On a visit to the EcoTarium, you'll encounter a wide variety of animals, from owls to turtles to bald eagles. You'll meet some of them face to face during our public programs and visit others while they swim, relax and play in their habitats. Some animals, like wild turkeys, are living on their own within the museum grounds. You never know which animals you might see on a visit to the EcoTarium!
Many of our animals are here due to injuries, illness, human socialization, or other issues which make them unreleasable to the wild. All enclosures have been specially designed to meet the natural needs of the species as well as to accommodate any physical limitations of the individual animal. Many of our animals' homes include quiet areas, where they are able to rest and nap (if you don't see an animal, this may be why). All animals receive regular check-ups from their vets and daily interaction with their caretakers.
At the EcoTarium, some of our animals live on exhibit (you can find them among exhibits inside the museum as well as outdoors on our Meadow Path and Wildlife Path). Additionally, we have program animals who are not on exhibit but do come out for certain EcoTarium experiences led by our Wildlife Staff and Museum Educators who have been specially trained to work with our animals.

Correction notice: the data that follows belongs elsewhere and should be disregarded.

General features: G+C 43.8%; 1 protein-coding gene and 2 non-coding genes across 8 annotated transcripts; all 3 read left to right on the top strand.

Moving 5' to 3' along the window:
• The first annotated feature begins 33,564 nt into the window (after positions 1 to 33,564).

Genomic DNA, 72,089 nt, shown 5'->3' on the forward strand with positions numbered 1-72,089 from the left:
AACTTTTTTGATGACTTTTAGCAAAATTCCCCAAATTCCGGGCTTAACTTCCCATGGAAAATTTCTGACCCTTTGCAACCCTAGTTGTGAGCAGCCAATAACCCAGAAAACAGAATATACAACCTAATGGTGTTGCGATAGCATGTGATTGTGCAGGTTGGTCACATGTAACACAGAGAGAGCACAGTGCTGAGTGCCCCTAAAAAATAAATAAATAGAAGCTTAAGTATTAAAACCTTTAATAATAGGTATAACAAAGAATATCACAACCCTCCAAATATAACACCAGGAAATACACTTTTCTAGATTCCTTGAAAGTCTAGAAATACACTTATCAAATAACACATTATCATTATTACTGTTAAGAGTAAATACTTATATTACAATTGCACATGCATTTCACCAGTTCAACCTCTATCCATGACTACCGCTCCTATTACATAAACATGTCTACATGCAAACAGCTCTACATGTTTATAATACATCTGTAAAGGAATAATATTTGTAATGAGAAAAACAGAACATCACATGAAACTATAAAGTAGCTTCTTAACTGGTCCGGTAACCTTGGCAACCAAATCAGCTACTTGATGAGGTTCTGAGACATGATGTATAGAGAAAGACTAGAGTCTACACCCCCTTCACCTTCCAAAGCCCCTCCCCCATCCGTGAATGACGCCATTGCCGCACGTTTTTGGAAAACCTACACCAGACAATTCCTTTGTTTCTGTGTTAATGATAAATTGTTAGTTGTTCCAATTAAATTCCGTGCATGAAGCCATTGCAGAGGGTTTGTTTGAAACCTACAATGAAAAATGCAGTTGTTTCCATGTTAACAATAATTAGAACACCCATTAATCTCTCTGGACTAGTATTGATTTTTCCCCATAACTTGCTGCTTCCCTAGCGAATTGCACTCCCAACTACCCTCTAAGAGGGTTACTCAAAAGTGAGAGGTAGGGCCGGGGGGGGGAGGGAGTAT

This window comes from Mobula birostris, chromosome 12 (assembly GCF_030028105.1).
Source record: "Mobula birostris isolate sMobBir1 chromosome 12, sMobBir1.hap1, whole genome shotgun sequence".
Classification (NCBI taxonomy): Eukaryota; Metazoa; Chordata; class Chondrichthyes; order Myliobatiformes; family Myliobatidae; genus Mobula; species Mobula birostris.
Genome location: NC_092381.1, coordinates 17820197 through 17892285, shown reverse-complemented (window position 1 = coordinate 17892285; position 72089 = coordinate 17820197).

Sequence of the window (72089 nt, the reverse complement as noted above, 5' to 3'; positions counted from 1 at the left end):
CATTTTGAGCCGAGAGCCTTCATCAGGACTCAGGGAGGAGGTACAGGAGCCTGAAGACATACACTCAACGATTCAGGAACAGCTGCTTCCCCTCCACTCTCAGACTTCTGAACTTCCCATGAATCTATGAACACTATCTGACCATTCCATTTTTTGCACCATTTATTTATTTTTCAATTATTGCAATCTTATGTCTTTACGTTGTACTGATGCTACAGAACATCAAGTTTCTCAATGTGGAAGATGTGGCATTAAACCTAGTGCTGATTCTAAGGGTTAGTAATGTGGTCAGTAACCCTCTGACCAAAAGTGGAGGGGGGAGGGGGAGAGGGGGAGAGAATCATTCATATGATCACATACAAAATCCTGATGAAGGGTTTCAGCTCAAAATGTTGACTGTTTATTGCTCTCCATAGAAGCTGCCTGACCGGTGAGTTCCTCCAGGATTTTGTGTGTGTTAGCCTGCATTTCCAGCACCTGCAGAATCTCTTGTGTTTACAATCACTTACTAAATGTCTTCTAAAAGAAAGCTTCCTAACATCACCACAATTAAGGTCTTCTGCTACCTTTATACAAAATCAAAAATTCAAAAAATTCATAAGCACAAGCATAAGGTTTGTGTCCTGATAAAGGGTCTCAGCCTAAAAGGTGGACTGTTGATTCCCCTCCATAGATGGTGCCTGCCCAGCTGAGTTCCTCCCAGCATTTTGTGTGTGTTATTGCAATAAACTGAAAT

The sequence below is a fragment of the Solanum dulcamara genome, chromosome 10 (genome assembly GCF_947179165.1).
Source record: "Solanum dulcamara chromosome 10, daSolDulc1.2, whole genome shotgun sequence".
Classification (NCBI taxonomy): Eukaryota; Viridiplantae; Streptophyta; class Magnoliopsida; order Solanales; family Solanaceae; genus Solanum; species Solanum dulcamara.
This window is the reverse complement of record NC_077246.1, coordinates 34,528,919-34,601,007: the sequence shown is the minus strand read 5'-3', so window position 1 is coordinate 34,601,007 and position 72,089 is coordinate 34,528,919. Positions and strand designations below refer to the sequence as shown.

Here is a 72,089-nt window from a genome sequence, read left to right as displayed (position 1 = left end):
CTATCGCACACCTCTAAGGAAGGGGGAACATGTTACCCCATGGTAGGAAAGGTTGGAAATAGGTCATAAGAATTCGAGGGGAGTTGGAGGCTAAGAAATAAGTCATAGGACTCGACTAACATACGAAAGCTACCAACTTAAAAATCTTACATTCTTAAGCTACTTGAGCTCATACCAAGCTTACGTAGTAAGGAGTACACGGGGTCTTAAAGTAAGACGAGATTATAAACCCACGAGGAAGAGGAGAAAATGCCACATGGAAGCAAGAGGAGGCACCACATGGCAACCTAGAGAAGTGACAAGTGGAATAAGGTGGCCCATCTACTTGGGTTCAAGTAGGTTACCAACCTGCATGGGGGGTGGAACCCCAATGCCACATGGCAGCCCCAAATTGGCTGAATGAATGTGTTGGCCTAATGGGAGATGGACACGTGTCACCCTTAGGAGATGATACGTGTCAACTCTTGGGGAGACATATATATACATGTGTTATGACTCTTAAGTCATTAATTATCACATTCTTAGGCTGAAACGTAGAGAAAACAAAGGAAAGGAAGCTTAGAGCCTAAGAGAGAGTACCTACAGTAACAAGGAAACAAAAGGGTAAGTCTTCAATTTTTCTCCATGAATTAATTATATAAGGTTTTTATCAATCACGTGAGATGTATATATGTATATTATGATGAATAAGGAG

Multi-Species Animal Exhibits:
Meet native animals you rarely see. Several have come out of hiding to live in the Animal Corner building on the museum's Lower Courtyard. Drop by to see our personable porcupine and skunks.
Check out the tide pool tank on the lower level of the museum. It's full of crabs, sea stars, mussels, and other shoreline creatures. Take a seat to watch how New England's coastal critters feed, crawl, and interact.
Our wild friends
The EcoTarium is set on 55 acres of land that includes woodlands, ponds and marshland, and meadow habitats. It's a popular spot for native New England wildlife. If you’re lucky, you might see a hawk, wild turkey, sparrow, oriole, red-winged blackbird, frog, fish, salamander, chipmunk, rabbit, squirrel or deer. Some animals you’re quite likely to see. Others are active at night when the grounds are closed or are very shy. Be a detective and look for their signs: tracks, burrows, nests or scat (that's a fancy science word for poop). Seek out skunk tracks in the winter snow, hunt for owl pellets year round, and watch the meadow fill up with goldfinches when the flowers bloom in the summer.